First published in The Times, Monday October 15 2018
Each instalment in Oliver Emanuel’s trilogy exploring the forgotten voices of the First World War has felt distinctive, both in focus and atmosphere. Indeed, this concluding part, Dusk, is the only one of the sequence to be staged in a traditional proscenium-arch theatre. Dawn, which reimagined the stories of three young men shot for cowardice or desertion, took place in a converted barn on a Perthshire farm, while Day, which gave voice to women munitions workers and suffragettes, premiered in a room in the city’s Station Hotel.
Some Richards are so grotesquely charismatic that they overwhelm everything else onstage. This was the case with Lars Eidinger’s performance as the Machiavellian prince in Thomas Ostermeier’s acclaimed production of Shakespeare, which stopped off at the Edinburgh International Festival a couple of years back. The German actor exploded the stage at the Lyceum with a raucous turn that included berating members of the audience and enticing the entire house into chanting along with his most profane lines.
First published in The Times, Thursday February 8 2018
David Harrower’s play, about a young woman in a pre-industrial setting whose life and consciousness are transformed by literacy, is a true contemporary classic, renowned globally, having been staged in some 25 countries since its premiere at Edinburgh’s Traverse in 1995. Indeed, the three-hander is arguably better appreciated abroad than at home, with this revival at the newly restored Perth Theatre only the fourth Scottish production in 20 years.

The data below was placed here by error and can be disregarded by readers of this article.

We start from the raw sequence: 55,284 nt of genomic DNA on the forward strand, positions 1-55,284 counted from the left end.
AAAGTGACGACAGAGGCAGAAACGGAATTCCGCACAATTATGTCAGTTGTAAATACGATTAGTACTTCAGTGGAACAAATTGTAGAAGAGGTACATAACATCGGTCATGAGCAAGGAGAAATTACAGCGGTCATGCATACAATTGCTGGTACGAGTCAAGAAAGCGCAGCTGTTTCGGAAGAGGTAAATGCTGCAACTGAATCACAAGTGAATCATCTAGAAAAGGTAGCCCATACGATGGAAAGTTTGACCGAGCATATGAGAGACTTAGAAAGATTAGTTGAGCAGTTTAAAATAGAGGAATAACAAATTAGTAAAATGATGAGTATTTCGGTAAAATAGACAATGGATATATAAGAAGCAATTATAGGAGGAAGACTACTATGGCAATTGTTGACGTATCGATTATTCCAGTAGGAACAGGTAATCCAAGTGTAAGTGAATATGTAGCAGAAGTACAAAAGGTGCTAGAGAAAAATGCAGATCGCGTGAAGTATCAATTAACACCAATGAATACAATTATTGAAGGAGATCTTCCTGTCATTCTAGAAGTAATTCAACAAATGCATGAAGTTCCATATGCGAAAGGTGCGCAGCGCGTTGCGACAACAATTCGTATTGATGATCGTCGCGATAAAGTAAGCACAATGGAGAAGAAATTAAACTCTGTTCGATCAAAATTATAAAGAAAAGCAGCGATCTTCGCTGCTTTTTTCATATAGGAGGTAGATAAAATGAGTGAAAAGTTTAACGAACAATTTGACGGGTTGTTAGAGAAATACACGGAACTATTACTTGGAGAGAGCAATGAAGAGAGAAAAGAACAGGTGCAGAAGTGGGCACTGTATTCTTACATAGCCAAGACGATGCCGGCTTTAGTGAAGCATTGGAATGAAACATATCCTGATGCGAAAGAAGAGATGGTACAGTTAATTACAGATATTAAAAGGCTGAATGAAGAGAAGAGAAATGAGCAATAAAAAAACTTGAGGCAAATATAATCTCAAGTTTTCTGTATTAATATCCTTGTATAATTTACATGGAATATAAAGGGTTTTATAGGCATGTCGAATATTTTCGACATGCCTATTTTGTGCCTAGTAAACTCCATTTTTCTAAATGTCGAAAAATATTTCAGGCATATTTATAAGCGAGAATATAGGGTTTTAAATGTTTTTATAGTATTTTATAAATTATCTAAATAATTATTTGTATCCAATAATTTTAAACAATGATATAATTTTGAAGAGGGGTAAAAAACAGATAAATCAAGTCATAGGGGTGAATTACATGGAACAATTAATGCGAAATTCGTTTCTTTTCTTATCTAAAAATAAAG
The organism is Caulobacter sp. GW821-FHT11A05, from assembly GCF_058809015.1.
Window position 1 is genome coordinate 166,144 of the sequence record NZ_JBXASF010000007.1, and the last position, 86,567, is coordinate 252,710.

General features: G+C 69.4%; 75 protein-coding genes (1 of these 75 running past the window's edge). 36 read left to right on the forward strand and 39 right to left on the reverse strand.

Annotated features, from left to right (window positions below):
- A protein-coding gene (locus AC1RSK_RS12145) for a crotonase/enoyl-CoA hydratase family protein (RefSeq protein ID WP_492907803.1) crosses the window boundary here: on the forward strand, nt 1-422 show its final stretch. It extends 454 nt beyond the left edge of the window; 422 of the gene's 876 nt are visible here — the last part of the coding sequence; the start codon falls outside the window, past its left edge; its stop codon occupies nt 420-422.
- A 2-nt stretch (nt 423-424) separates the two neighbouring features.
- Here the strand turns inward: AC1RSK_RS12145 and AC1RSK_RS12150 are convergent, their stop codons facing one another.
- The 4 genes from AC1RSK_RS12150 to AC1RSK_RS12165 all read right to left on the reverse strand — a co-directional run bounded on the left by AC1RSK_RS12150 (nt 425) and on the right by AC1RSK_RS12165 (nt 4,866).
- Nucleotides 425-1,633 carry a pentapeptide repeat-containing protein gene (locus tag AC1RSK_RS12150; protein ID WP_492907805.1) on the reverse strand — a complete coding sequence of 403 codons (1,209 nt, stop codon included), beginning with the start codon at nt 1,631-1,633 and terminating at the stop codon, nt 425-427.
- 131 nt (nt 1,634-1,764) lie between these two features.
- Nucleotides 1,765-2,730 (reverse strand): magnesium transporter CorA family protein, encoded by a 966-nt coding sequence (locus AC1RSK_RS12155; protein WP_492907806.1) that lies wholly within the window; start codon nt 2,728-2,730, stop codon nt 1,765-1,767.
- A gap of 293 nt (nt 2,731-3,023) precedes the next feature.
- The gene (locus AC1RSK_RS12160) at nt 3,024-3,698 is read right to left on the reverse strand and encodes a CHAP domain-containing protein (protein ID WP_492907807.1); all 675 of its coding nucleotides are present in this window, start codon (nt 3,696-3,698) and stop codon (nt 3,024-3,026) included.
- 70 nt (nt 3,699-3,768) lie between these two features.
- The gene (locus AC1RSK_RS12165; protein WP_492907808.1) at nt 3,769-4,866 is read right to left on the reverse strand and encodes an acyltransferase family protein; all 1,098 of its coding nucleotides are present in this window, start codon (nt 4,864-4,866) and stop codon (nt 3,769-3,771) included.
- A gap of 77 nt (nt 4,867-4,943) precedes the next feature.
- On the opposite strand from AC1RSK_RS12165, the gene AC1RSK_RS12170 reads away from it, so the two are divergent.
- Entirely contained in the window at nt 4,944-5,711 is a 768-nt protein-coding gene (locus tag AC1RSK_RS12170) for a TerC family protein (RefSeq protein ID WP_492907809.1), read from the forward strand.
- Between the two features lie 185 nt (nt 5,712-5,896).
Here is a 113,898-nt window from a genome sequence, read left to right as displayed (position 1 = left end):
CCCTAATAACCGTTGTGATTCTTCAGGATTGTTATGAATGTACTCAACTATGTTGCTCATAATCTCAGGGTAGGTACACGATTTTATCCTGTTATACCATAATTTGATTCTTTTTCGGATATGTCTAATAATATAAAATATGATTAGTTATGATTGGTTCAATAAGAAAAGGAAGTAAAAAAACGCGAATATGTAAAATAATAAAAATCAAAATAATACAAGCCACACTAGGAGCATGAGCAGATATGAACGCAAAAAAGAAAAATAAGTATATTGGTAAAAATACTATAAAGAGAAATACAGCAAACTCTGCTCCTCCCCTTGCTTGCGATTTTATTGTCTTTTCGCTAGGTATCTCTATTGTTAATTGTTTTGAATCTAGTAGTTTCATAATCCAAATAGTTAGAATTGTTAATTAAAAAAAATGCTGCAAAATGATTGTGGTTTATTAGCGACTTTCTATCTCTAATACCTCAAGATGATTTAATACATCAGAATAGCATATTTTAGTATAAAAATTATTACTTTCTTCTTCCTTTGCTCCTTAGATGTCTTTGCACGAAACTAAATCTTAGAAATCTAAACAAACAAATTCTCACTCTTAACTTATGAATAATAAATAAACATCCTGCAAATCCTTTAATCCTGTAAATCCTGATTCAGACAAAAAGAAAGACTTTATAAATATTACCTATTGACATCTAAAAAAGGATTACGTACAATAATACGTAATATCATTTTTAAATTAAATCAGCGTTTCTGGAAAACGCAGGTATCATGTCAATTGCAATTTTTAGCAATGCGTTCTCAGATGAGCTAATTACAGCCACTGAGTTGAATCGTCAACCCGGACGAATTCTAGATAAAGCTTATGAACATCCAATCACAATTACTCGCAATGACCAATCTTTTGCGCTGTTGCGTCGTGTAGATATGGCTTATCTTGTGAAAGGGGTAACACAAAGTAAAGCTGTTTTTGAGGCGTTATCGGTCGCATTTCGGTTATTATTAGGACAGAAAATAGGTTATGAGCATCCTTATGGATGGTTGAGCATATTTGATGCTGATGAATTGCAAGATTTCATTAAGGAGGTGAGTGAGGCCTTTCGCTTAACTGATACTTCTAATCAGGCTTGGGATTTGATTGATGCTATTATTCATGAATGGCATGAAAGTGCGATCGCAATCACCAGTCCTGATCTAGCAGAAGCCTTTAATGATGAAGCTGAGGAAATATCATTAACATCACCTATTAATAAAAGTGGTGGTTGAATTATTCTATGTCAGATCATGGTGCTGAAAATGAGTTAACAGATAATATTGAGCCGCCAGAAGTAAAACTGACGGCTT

First published in The Times, Tuesday December 12 2017
There was drama on and offstage at the opening performance of Perth’s pantomime. Ten minutes before the finale, a few too many puffs of smoke triggered the newly refurbishment theatre’s fire alarm system, dispatching cast, crew and audience onto the High Street for an impromptu second interval. Everyone involved took the disruption in good grace. The fire fighters were even called onstage to take a bow when the action resumes.
When, a year ago, the National Theatre of Scotland unveiled the first instalment in its proposed trilogy of plays addressing the forgotten voices of World War I, the company effectively created a bespoke theatre space in a vast barn on a Perthshire farm. This follow-up, again written by the playwright Olivier Emanuel, with music by Gareth Williams, shifts the focus from a trio of men shot for cowardice or desertion during the Great War to women munitions workers, pacifists and suffragettes. The production, directed by Jemima Levick, has a stripped-back, intimate feel, and is being toured around smaller venues the length and breadth of Scotland.
First published in The Times, Monday April 17 2017
Bea Roberts’s award-winning two-hander, which debuted at London’s Theatre 503 in 2015, is that rare beast: an unapologetic lament for a pastoral way of life that is fast disappearing. It is fitting that this first major tour of the play, which touches upon the foot-and-mouth outbreak of 2001, should be playing to rural audiences, from Cumbria to Crieff. A drama with a cattle farmer at its centre was always going to have its opening night in Scotland at the Byre.
First published in The Times, Wednesday June 1 2016
Since its inauguration a decade ago, the National Theatre of Scotland has staged work in a number of remarkable places, including pubs, a swimming pool and Edinburgh International Airport. The latest production is perhaps its most adventurous undertaking yet. Audiences are bussed from Perth Concert Hall to an ambitiously reconfigured barn in a field in nearby Pitcairngreen. This is the immersive setting for Oliver Emanuel’s haunting play about three soldiers who were shot for cowardice during the First World War.